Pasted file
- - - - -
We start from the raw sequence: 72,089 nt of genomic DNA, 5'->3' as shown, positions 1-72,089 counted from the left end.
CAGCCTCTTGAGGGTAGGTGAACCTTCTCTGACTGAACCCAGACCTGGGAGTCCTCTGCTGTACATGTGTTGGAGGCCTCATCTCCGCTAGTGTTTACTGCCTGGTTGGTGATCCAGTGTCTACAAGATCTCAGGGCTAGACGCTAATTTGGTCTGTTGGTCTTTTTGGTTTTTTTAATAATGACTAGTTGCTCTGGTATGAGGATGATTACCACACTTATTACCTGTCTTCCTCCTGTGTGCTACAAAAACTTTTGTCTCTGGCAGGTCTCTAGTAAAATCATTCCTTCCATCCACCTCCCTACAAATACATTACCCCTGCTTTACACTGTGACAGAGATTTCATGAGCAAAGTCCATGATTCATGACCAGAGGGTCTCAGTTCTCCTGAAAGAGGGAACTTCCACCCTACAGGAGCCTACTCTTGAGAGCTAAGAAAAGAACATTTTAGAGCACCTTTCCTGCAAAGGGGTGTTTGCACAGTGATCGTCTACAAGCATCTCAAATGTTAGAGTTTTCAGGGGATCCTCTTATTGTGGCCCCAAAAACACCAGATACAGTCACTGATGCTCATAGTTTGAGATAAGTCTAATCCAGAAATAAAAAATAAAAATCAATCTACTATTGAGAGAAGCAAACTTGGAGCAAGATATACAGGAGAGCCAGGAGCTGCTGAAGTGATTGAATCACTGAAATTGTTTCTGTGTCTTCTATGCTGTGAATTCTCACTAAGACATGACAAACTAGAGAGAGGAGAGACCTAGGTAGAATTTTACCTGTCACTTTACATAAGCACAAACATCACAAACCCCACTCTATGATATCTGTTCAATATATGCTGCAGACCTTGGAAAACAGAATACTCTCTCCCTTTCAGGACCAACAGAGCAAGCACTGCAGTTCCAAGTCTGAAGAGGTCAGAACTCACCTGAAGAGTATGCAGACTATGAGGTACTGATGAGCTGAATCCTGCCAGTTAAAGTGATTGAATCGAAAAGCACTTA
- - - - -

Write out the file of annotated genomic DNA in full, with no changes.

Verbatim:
We start from the raw sequence: 72,089 nt of genomic DNA, 5'->3' as shown, positions 1-72,089 counted from the left end.
CAGCCTCTTGAGGGTAGGTGAACCTTCTCTGACTGAACCCAGACCTGGGAGTCCTCTGCTGTACATGTGTTGGAGGCCTCATCTCCGCTAGTGTTTACTGCCTGGTTGGTGATCCAGTGTCTACAAGATCTCAGGGCTAGACGCTAATTTGGTCTGTTGGTCTTTTTGGTTTTTTTAATAATGACTAGTTGCTCTGGTATGAGGATGATTACCACACTTATTACCTGTCTTCCTCCTGTGTGCTACAAAAACTTTTGTCTCTGGCAGGTCTCTAGTAAAATCATTCCTTCCATCCACCTCCCTACAAATACATTACCCCTGCTTTACACTGTGACAGAGATTTCATGAGCAAAGTCCATGATTCATGACCAGAGGGTCTCAGTTCTCCTGAAAGAGGGAACTTCCACCCTACAGGAGCCTACTCTTGAGAGCTAAGAAAAGAACATTTTAGAGCACCTTTCCTGCAAAGGGGTGTTTGCACAGTGATCGTCTACAAGCATCTCAAATGTTAGAGTTTTCAGGGGATCCTCTTATTGTGGCCCCAAAAACACCAGATACAGTCACTGATGCTCATAGTTTGAGATAAGTCTAATCCAGAAATAAAAAATAAAAATCAATCTACTATTGAGAGAAGCAAACTTGGAGCAAGATATACAGGAGAGCCAGGAGCTGCTGAAGTGATTGAATCACTGAAATTGTTTCTGTGTCTTCTATGCTGTGAATTCTCACTAAGACATGACAAACTAGAGAGAGGAGAGACCTAGGTAGAATTTTACCTGTCACTTTACATAAGCACAAACATCACAAACCCCACTCTATGATATCTGTTCAATATATGCTGCAGACCTTGGAAAACAGAATACTCTCTCCCTTTCAGGACCAACAGAGCAAGCACTGCAGTTCCAAGTCTGAAGAGGTCAGAACTCACCTGAAGAGTATGCAGACTATGAGGTACTGATGAGCTGAATCCTGCCAGTTAAAGTGATTGAATCGAAAAGCACTTA